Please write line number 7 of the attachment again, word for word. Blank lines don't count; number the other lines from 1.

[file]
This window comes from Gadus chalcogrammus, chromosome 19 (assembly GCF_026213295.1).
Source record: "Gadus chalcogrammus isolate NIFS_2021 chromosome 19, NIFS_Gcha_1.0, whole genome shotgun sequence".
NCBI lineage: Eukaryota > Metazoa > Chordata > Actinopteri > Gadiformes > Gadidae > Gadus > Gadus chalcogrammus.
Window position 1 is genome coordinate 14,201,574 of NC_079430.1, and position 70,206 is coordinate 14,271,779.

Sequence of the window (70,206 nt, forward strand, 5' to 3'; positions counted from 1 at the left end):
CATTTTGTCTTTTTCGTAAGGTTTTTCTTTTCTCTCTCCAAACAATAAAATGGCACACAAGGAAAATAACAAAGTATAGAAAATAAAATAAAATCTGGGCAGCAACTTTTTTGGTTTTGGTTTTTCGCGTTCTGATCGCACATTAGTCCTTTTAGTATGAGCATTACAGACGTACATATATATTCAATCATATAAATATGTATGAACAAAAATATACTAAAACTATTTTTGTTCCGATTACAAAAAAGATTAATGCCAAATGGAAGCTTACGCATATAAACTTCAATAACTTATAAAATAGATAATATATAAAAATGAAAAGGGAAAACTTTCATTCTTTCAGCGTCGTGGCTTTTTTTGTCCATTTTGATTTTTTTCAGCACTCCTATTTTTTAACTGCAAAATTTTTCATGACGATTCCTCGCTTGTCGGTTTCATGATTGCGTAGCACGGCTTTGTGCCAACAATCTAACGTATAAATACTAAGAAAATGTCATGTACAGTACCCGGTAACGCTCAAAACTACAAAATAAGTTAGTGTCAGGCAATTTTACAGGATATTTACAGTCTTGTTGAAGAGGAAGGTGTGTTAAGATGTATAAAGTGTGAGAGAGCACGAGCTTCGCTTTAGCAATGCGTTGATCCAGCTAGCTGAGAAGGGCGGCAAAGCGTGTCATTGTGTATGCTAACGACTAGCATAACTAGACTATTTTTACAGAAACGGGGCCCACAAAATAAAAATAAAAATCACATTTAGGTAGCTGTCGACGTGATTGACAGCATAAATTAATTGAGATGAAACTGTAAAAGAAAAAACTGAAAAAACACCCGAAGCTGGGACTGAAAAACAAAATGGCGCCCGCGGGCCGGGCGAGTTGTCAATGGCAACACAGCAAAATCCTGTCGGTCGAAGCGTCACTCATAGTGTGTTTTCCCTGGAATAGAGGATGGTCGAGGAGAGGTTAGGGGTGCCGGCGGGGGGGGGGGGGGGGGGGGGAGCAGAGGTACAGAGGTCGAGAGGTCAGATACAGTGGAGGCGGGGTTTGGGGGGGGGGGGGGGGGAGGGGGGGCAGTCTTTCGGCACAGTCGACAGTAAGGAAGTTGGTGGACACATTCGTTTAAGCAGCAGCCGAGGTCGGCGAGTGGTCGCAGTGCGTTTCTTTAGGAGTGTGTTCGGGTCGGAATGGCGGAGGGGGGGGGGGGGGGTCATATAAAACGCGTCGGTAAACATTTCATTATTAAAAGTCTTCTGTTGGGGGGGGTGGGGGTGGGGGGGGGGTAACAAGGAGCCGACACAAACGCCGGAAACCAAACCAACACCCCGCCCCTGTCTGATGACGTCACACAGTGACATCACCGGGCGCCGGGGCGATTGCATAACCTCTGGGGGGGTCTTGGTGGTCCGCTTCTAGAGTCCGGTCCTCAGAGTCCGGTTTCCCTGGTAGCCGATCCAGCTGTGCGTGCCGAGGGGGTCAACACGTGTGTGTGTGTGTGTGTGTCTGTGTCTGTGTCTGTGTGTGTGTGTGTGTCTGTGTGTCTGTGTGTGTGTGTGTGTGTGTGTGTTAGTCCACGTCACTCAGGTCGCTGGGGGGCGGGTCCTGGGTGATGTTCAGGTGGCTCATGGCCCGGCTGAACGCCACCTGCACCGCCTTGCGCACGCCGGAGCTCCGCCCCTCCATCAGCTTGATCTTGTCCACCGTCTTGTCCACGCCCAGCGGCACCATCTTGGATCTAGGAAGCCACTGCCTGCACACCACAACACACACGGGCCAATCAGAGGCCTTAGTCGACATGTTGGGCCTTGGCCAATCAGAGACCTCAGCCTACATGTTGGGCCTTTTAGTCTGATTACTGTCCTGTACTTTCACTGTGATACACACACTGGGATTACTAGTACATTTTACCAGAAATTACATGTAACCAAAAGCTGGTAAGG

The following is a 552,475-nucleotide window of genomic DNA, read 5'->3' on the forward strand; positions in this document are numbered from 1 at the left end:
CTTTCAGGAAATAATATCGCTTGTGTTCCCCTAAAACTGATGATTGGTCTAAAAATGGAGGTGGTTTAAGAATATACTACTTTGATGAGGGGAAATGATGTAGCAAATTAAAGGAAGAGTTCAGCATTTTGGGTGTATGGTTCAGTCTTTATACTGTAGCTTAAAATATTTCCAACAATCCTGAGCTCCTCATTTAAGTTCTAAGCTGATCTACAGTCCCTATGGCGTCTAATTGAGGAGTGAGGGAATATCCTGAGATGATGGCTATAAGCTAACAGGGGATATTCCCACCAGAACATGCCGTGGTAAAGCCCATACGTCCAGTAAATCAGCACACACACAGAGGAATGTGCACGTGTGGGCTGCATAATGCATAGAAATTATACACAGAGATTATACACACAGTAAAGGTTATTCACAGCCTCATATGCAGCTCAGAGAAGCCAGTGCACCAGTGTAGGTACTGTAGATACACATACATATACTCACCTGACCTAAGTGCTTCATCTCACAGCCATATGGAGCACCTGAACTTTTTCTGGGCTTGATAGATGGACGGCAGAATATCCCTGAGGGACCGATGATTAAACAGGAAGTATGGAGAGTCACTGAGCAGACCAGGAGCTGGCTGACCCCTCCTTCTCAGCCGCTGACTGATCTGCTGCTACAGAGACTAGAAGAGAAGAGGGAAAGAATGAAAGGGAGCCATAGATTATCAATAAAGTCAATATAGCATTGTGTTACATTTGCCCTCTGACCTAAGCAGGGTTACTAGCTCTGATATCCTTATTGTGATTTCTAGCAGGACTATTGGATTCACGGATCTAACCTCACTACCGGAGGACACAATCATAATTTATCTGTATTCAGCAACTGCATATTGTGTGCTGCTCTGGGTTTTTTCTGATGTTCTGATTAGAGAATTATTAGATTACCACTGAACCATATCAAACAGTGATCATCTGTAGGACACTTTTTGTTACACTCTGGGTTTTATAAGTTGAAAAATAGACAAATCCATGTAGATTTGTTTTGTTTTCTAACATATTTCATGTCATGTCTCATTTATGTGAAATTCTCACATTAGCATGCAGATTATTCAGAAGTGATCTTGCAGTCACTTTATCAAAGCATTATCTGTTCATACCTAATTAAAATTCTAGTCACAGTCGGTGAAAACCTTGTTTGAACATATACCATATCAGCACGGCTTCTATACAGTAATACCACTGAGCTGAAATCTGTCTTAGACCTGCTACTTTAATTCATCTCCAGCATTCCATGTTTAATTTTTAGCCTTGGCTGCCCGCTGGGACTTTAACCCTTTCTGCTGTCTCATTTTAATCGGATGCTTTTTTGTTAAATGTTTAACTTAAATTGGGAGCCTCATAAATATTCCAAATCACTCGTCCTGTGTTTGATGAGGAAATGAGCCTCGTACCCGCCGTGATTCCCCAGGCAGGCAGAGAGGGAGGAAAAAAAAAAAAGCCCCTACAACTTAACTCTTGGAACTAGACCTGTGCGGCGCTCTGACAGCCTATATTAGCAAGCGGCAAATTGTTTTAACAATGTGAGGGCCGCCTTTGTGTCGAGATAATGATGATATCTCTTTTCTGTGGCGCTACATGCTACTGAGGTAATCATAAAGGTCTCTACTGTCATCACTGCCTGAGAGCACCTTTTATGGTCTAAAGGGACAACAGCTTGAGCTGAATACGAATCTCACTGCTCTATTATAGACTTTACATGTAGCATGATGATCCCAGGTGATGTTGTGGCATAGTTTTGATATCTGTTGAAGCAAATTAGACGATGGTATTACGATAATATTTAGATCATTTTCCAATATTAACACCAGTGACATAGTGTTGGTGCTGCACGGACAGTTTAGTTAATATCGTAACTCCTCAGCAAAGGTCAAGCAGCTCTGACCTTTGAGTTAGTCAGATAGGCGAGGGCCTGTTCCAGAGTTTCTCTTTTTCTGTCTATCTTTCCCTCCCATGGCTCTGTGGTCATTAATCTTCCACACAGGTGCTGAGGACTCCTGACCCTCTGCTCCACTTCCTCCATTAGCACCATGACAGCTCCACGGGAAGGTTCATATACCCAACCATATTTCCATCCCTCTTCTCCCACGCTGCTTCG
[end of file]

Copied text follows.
The following is a 552,475-nucleotide window of genomic DNA, read 5'->3' on the forward strand; positions in this document are numbered from 1 at the left end: